Achondroplasia is a type of dwarfism caused by inheritance of a mutated gene, or direct mutation of a gene. Since the cartilage fails to form properly, the bones cannot grow as they normally would. This results in failure of the bones to reach normal adult size. Most with Achondroplasia reach a height of about four feet (1.21 m) at adulthood.
Achondroplasia is called an autosomal dominant condition, because people need inherit only one gene mutation in order to cause the condition. Thus one parent with this disorder has a 50% chance of passing on the gene to each child. Inheriting two genes for it is fatal.
If both parents have the disorder, they have a 25% chance of passing on two of the mutated genes to each child. Two inherited genes for this condition are usually not survivable. Sadly, children who inherit two mutated genes die at birth or shortly thereafter.
Even though Achondroplasia is considered autosomal dominant, there are some people who are born with the condition to parents without outward signs of dwarfism. They clearly don’t have the gene, because carrying the gene would mean they would have the condition. Thus in rare cases, the gene may mutate on its own and create the condition. Studies have shown this to be linked to mutations of the sperm cells from the father. Such mutations become more common as men age.
Still the condition is not exactly common. It is present in all races in about 1 in 20,000 to 40,000 births. That is .005% - .0025% of the general population. It remains a difficult, but relatively rare condition.
Generally, Achondroplasia can be diagnosed in utero through genetics testing early in the pregnancy, since the gene responsible has been identified. Further, ultrasound in the second half of a pregnancy shows signs of the disorder. In particular, length of the femur does not accord with its width as the pregnancy progresses.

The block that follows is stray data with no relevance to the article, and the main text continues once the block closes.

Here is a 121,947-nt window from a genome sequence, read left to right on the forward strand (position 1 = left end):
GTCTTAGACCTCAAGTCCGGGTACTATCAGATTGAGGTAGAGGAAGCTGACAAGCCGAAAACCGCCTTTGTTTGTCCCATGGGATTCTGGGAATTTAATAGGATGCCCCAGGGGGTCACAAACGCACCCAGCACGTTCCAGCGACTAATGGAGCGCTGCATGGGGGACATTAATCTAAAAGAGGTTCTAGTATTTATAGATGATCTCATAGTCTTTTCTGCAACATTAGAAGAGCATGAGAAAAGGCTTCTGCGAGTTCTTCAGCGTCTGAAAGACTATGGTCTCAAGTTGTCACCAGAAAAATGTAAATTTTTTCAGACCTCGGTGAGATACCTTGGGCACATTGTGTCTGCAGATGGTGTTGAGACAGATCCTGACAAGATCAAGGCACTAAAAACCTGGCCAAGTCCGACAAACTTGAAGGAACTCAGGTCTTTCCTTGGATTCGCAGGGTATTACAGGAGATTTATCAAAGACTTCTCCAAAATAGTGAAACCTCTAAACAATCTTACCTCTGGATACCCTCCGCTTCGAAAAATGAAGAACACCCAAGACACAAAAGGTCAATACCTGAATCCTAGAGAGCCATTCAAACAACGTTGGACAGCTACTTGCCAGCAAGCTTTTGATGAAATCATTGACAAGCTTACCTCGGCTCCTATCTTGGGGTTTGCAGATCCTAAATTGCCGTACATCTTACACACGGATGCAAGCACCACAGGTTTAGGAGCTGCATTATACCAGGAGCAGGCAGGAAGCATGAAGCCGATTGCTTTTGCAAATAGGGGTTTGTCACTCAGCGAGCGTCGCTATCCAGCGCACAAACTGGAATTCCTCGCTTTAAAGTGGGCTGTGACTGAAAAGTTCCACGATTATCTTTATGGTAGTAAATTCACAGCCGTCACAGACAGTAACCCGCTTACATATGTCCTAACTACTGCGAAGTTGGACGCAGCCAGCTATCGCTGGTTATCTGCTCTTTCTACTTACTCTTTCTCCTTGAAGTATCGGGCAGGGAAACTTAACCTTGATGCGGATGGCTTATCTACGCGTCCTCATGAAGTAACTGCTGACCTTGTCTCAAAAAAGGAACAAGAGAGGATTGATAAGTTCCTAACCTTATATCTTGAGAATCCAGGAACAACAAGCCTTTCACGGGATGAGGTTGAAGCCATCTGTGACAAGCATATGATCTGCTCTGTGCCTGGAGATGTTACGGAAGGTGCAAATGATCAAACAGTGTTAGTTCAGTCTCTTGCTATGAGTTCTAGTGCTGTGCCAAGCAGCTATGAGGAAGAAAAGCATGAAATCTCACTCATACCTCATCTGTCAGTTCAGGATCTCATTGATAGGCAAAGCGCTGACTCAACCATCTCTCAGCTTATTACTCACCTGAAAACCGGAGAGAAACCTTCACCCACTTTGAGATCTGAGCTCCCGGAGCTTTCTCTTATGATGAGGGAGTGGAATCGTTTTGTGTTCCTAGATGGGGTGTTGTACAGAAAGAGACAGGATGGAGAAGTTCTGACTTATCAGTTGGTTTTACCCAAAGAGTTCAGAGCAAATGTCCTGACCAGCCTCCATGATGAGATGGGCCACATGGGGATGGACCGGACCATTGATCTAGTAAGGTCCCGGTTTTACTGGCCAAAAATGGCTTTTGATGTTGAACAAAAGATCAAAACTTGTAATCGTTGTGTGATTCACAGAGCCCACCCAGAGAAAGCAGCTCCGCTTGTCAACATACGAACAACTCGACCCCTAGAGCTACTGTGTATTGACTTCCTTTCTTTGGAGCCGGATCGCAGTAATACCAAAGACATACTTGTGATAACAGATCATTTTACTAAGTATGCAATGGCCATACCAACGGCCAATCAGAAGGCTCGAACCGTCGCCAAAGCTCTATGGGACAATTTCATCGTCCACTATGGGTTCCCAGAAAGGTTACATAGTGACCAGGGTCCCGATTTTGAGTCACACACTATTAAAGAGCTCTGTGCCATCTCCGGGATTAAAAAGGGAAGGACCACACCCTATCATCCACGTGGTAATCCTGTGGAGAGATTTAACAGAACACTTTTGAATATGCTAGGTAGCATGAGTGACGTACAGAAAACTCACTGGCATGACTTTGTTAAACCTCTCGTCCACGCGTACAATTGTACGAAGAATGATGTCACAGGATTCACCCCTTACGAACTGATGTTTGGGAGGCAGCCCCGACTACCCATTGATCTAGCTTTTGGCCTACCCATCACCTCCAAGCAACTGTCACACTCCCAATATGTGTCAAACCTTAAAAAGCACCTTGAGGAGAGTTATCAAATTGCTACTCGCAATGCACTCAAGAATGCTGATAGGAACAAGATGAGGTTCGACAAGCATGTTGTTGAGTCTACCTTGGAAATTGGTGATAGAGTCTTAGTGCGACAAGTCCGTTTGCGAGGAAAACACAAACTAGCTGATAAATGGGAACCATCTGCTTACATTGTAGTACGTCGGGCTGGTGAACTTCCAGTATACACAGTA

Diagnosis after birth is made through physical exam and x-ray, which shows developmental problems with many of the bones. The achondroplasic adult can be recognized by his or her short stature, bowing of the legs, relatively large head but small nose, curvature of the spine, and short fingers and toes. Although the condition often brings unwanted comments from insensitive people, it is not usually life threatening.
There are a few complications common to those with Achondroplasia. They may have slightly delayed development as children, and are quite prone to ear infections. Some children have an increased risk for developing hydrocephalus, or water on the brain. Aside from these complications, which are present in many without the disorder, it usually results in the same life span as those without the gene.
Recently doctors have begun attempting surgery and/or medication to help those with Achondroplasia achieve greater height. These surgeries include bone-lengthening surgeries, which break the bone and then stimulate regrowth in order to attain taller stature. Further, some physicians are experimenting with the use of human growth hormone on those with the condition to attempt greater growing potential. These studies are still in their infancy.
Some with dwarfism protest these interventions and criticize doctors, especially, for bone lengthening surgeries. These surgeries typically are quite painful for children for long periods of time. People with this form of dwarfism may argue that since the condition is not life threatening, these surgeries are merely cosmetic and inflict unnecessary pain on a child. Conversely, some parents feel the physical pain of surgeries may save children from experiencing the emotional pain of criticism by peer groups.